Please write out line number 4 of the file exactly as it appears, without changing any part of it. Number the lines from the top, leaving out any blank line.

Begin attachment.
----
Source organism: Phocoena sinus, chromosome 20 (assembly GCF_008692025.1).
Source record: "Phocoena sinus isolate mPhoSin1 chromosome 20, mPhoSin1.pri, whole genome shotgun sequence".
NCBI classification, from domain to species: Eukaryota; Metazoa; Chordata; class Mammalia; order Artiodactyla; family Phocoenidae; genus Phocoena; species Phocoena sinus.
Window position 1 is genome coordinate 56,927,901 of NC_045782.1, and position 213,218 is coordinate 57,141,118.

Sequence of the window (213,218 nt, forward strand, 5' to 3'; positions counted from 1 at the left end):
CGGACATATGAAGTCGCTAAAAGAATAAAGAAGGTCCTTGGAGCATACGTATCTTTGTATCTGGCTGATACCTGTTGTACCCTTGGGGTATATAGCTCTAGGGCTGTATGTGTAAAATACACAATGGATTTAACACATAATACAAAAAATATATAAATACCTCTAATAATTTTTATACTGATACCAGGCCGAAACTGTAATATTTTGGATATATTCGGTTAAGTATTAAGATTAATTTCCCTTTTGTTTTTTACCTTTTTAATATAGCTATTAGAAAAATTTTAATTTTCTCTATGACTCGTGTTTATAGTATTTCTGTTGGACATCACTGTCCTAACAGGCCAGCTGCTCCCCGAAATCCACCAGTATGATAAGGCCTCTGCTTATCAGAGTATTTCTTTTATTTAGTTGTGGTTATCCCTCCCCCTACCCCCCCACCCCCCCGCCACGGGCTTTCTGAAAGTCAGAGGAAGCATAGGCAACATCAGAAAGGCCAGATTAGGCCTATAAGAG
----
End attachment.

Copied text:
Window position 1 is genome coordinate 56,927,901 of NC_045782.1, and position 213,218 is coordinate 57,141,118.